Monday, April 12, 2010

Historical footnotes

The New Testament has a lot of interesting material.  At the moment I am reading Corinthians 1 and 2 and the things Paul, the author of those sections, comes up with are remarkable.  Some examples follow:

Does not nature itself teach you that if a man wears long hair, it is degrading to him, but if a woman has long hair, it is her glory?  Corinthians 11:14

I absolutely love the idea that everyone can tell by looking around at nature that a woman should have long hair.  Where does this information come from?  Praying mantises?  The whispering of wind through a ash grove?  The sight of a sunset over the crashing surf at the ocean?  It amazes me that people take quotes from the Bible and tout them as truth when this sort of ridiculous thing is also present.

As in all the churches of the saints, women should be silent in the churches.  For they are not permitted to speak, but should be subordinate, as the law also says.  If there is anything they desire to know, let them ask their husbands at home.  For it is shameful for a woman to speak in church.  Corinthians 14:34

And here again we have shameful bigotry portrayed as righteousness.  Women are not allowed to speak in a holy place but must rather rely on whatever answers their husbands provide and moreover they are "subordinate as the law also says".  There can be no doubt that support of the Bible as the literal word of God is intrinsically wrapped up in gender discrimination and repression of women.  It is sad that so many claim to support equality and yet also support the Bible due to being unaware that such contradictions exist.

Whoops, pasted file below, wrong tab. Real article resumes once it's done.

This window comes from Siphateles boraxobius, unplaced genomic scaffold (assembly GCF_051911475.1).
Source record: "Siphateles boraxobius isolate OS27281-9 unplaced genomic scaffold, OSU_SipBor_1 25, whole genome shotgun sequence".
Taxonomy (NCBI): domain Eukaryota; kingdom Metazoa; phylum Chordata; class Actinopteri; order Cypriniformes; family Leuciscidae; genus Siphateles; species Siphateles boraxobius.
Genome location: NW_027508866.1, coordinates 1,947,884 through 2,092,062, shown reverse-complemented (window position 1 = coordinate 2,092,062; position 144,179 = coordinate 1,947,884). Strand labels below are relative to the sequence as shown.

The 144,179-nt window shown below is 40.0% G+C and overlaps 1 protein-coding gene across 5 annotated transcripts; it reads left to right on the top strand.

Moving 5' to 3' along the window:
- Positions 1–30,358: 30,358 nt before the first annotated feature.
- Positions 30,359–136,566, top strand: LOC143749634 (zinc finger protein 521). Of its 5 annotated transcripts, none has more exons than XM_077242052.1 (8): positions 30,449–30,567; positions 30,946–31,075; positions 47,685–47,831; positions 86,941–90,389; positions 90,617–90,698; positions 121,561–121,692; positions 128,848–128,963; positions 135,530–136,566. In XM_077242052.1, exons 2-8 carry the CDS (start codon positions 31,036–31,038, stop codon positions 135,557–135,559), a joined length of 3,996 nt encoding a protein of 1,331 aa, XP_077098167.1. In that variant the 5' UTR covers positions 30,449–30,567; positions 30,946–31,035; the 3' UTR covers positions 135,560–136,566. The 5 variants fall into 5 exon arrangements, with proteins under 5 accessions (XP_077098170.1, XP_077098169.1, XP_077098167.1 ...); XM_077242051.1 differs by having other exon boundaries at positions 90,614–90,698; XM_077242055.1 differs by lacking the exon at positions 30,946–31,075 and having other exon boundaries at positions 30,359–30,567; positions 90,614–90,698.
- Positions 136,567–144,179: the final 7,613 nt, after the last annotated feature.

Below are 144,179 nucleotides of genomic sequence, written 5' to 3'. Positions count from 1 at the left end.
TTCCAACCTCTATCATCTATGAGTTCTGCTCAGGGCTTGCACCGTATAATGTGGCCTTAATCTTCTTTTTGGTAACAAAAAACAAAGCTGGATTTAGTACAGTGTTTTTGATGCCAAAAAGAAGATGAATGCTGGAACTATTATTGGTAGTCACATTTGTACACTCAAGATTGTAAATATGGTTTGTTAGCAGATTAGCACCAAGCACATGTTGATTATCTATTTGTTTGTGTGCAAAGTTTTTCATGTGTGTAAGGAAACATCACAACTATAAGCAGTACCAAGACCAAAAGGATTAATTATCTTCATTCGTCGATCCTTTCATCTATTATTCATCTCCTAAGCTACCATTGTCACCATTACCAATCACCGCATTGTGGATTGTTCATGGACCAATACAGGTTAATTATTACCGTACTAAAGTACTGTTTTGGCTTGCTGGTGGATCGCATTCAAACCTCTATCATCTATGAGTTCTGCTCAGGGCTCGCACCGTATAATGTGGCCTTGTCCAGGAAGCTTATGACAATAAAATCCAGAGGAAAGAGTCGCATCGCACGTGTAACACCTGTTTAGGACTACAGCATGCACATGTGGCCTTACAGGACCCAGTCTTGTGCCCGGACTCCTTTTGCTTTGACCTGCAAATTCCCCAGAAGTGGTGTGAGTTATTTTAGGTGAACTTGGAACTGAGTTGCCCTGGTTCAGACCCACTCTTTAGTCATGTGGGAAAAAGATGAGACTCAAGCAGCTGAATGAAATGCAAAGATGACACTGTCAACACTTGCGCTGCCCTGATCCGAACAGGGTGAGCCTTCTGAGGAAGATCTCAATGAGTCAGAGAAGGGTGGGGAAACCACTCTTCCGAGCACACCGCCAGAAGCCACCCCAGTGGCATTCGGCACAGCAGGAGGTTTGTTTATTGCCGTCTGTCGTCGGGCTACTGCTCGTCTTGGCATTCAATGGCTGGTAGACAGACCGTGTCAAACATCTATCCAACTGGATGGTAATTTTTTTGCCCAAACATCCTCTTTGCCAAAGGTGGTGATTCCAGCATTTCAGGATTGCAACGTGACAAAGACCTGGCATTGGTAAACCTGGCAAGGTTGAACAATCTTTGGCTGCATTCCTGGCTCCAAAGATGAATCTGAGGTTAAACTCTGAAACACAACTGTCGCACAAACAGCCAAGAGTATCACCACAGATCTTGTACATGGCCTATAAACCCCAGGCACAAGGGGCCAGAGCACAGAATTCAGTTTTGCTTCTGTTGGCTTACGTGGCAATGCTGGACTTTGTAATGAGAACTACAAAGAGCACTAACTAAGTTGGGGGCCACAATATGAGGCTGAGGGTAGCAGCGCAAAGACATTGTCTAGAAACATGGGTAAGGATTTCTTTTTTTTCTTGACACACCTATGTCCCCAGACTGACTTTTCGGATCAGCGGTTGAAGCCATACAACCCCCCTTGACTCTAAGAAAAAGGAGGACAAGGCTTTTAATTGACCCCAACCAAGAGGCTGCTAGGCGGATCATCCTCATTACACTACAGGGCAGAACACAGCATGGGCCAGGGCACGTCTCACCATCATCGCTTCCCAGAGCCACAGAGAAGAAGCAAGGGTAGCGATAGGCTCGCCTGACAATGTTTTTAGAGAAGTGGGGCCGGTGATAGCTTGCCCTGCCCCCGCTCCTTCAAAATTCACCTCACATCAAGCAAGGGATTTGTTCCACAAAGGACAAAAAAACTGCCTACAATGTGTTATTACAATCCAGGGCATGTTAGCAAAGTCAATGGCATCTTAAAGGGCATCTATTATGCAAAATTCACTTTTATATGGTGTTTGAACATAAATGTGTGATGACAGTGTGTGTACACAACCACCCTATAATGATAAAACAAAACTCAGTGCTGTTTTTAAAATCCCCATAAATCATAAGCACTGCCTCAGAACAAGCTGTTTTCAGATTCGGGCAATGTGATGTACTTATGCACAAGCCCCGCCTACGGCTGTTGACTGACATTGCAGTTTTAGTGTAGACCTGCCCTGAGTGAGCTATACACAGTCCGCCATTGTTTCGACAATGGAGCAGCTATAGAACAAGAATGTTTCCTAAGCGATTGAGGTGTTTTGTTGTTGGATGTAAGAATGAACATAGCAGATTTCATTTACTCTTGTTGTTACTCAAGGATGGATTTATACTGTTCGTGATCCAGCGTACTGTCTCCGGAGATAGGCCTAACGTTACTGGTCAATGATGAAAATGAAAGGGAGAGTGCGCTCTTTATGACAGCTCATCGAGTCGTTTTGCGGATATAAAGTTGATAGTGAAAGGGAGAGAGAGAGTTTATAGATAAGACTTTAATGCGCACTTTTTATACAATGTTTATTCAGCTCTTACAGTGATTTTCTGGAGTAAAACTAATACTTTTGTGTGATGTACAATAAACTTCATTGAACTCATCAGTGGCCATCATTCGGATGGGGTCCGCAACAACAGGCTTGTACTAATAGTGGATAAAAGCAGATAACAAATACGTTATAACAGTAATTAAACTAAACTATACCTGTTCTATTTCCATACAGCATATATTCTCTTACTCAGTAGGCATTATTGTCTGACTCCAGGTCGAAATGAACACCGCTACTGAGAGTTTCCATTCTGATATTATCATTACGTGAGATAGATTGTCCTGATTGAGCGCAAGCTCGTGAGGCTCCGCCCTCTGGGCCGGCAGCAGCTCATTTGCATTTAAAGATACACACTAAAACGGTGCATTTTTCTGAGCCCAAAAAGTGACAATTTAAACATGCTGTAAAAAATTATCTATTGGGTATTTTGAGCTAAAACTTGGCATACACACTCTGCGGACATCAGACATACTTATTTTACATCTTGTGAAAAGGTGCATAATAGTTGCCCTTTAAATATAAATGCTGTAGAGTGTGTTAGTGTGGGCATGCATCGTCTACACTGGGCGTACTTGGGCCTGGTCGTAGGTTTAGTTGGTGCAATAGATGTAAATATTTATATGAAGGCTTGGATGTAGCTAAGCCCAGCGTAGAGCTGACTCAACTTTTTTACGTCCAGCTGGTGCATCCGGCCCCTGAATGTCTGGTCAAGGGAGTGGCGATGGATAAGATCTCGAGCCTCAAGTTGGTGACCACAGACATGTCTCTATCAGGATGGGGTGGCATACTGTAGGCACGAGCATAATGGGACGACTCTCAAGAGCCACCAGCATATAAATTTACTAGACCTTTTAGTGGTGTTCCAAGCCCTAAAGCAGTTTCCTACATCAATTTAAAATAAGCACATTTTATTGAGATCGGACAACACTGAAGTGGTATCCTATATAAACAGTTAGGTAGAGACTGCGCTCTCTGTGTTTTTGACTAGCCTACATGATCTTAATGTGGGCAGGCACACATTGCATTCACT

Another thing I find worthy of comment is the interest Paul takes in issues so obviously wrapped up in ancient historical custom.  He writes at length about the best way for a believer to deal with potentially eating something that has been placed as a sacrifice at an idol - it must have been a big issue for Christians at the time.  He ends up advocating eating whatever is served even if you think it may have been offered as a sacrifice to an idol but refusing to eat it if it that fact is pointed out to you by someone else.

I certainly think it is fascinating to read about the concerns of ancient peoples and to understand the ethical dilemmas of their day.  If a history book was talking about religious custom and the problems that surrounded people eating food that was offered to an idol when they didn't necessarily know it had been offered to an idol I would be absolutely entranced.  What an insight into their lives and the issues they wrestled with!  The survival of such information from that age is a wonderful thing for it allows to us to see so far back and gain some inkling of the conditions of the time.  The unfortunate part is that this historical footnote is portrayed not as a way to gain greater understanding of an outdated custom but rather as timeless, immutable truth.

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